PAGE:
Mobile is changing the way businesses work, but how can you allow it to change yours?
Most enterprises still haven't figured out digital. That's the bad news. The worse news is that they're not spending the money necessary to figure it out on the form factors that matter most--namely, mobile devices.
This is according to several different surveys, all of which point to one big conclusion: we continue to epically underinvest in mobile, which is bizarre, given the general realization that mobile is the platform going forward.
The small screen keeps getting bigger
According to Ericsson's June 2015 mobility report, 90% of the world's population over the age of six will have a phone by 2020. This isn't just feature phones, either. According to Ericsson, smartphone subscriptions will more than double by 2020.
While much of the growth is in developing economies, there's growth everywhere, even in markets (like North America) that already have greater than 100% mobile saturation:
Given this growth, it's not surprising to see mobile phones dominate how we access the internet:
This growth keeps accelerating, with mobile data traffic in Q1 2015 a whopping 55% higher than the year before. By 2020, 80% of mobile data traffic is expected to come from smartphones.
Given these gargantuan numbers, it borders on shocking just how tepid the industry's investment in mobile has been.
What, me worry?
Granted, as an industry, we're still coming to terms with digital, generally. One UK survey of 1,000 business leaders found that 57% acknowledge they don't really understand the digital economy.
Even so, a much bigger number is pushing the desktop web as a way to reach customers, as a recent Econsultancy/Adobe survey found.
It makes sense that companies would invest in the desktop, given that it remains a significant channel for reaching customers. And, as Intercom's Paul Adams insists, while mobile devices are critically important, they're just part of a broader strategy that necessarily will include the desktop web.
But given the disproportionate share of mobile traffic, and the rapidity at which customer preferences are changing toward mobile, it's not good enough that just 26% of companies are putting mobile websites or apps first.
- A new NinthDecimal report found that in-store visits jumped 80% during the first day after viewing a related ad in a mobile app
- Mobile now accounts for 45% of all email clicks, according to a CMO.com study, suggesting that we're accessing even "old-school" communication media on new-school mobile devices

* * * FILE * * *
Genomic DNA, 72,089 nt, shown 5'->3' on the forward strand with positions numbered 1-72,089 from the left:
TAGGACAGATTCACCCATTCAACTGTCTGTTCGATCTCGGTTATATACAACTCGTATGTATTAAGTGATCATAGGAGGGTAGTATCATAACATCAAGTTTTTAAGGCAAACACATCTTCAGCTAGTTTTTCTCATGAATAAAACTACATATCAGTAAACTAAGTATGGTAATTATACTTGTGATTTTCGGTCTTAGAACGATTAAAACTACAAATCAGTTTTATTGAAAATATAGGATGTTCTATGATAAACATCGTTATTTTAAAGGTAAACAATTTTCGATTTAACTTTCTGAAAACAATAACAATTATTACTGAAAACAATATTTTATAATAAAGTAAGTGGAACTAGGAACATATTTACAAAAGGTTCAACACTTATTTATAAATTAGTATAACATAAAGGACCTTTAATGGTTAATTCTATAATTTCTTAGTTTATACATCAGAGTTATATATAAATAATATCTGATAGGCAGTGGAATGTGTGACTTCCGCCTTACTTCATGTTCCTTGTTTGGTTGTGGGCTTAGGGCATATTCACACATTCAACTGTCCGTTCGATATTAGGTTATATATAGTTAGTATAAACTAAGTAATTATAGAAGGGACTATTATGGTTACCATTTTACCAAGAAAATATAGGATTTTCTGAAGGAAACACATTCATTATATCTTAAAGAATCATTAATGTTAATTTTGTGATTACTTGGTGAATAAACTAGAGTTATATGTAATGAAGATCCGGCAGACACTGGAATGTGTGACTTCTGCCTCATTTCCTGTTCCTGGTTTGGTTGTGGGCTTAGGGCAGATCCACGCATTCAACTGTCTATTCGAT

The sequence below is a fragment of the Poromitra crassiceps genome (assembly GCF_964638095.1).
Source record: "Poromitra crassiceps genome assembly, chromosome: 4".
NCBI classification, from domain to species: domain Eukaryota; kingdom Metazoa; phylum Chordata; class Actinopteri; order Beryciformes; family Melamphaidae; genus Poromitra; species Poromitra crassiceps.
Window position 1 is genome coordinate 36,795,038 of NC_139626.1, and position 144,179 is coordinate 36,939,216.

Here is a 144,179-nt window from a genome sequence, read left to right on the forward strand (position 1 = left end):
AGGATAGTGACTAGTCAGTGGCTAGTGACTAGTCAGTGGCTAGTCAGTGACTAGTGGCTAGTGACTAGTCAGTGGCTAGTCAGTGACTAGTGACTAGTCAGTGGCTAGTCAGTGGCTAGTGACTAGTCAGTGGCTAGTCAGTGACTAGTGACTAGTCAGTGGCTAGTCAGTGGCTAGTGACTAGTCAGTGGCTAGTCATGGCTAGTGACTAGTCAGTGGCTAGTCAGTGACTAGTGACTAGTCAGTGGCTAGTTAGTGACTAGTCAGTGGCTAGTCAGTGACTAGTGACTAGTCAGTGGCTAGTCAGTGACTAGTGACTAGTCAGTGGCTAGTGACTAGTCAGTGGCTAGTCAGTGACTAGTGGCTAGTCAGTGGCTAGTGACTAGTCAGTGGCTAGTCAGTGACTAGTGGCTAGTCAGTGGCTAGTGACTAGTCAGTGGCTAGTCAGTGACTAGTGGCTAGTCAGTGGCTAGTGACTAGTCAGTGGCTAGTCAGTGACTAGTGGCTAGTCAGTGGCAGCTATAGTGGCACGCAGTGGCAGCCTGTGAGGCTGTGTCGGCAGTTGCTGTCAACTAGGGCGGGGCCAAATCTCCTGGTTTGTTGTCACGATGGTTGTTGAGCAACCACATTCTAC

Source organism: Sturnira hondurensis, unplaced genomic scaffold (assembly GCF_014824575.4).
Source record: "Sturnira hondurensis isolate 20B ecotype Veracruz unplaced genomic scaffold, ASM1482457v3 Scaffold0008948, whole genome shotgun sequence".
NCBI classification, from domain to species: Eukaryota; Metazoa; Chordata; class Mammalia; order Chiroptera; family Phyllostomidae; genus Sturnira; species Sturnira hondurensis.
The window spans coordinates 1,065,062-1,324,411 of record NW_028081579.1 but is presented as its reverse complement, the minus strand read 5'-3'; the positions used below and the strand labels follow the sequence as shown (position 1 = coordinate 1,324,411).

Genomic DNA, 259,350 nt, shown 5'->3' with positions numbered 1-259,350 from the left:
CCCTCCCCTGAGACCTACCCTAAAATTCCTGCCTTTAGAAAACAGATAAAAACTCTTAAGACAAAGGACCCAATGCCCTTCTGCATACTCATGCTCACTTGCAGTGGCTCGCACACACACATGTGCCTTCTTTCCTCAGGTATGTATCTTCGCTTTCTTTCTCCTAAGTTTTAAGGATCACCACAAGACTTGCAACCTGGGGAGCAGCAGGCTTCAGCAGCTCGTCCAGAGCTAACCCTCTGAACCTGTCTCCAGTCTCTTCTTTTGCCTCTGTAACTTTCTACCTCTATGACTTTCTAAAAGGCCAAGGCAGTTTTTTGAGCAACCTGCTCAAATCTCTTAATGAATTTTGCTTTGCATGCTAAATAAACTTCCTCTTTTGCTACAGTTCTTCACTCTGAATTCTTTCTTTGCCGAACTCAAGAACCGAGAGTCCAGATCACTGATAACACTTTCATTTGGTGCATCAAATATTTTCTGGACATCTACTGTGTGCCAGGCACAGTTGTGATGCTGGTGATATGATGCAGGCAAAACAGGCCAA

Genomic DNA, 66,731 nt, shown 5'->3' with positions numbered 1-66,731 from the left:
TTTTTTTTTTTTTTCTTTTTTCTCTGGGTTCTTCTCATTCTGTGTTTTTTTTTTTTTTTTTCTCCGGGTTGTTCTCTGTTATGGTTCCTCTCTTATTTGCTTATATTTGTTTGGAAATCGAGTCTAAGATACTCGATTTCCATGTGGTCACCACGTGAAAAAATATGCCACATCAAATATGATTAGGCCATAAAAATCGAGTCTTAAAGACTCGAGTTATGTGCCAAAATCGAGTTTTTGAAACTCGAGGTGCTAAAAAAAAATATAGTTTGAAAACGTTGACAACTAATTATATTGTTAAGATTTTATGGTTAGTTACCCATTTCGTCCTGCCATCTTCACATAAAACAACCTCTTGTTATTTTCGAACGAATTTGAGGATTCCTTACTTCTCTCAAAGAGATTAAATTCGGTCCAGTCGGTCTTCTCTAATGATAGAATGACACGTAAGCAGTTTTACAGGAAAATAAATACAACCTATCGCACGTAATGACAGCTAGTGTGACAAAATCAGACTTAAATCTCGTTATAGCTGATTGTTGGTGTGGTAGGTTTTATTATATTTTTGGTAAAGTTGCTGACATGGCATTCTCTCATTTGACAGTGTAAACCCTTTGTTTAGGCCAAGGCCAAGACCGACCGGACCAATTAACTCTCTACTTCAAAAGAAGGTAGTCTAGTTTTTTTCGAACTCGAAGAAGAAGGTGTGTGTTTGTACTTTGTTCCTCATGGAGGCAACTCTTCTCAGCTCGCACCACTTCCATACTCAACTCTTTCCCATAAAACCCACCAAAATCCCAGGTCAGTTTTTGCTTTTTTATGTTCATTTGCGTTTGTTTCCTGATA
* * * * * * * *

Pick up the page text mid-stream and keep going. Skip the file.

- Mobile traffic surpassed desktop traffic in 2014, and mobile search is set to exceed desktop search in 2015
And yet... this:
According to this same Econsultancy survey, 62% of enterprises plan to increase their mobile investments in 2015, but only 33% of the companies surveyed have actually set aside budget to experiment with mobile.
And experimentation is precisely what is required.
Iterate. Iterate. Iterate.
Here's the reality: companies are going to fail. We already know that most IT projects fail, particularly in new areas like big data or mobile. We simply don't have the skills and experience built up to ask the right questions of our data (in big data) or know how to roll out a winning mobile strategy.
But sitting on our corporate hands won't fix this.
One of the reasons that open source has taken off is that it facilitates iteration, as I've written before. The same is true of big data, where Amazon's elastic infrastructure makes it easier for enterprises to experiment with the right questions to ask of their data.
Not surprisingly, mobile follows this same pattern. Companies that want to succeed in mobile should, of course, talk with peers, engage agencies, etc. to try to figure out the best way to begin. But the key thing is to begin. Until a company is actively learning mobile "on the job," it simply won't know how to best craft a customer experience that drives real business value.
So, how to begin? In my experience, the most successful companies build out a mobile center of excellence, which can start with a single person. This nucleus of mobile talent and expertise is then used to disseminate mobile knowledge, push the enterprise to move faster, and run interference with the executive team to make sure they support the mobile initiatives.
I've seen this model work at major retailers and smaller government agencies. But, again, nothing works when a company allows bureaucratic inertia to prevent it from starting. To get mobile moving at your company, therefore, the first thing to do is to designate a mobile team, then give them room to iterate.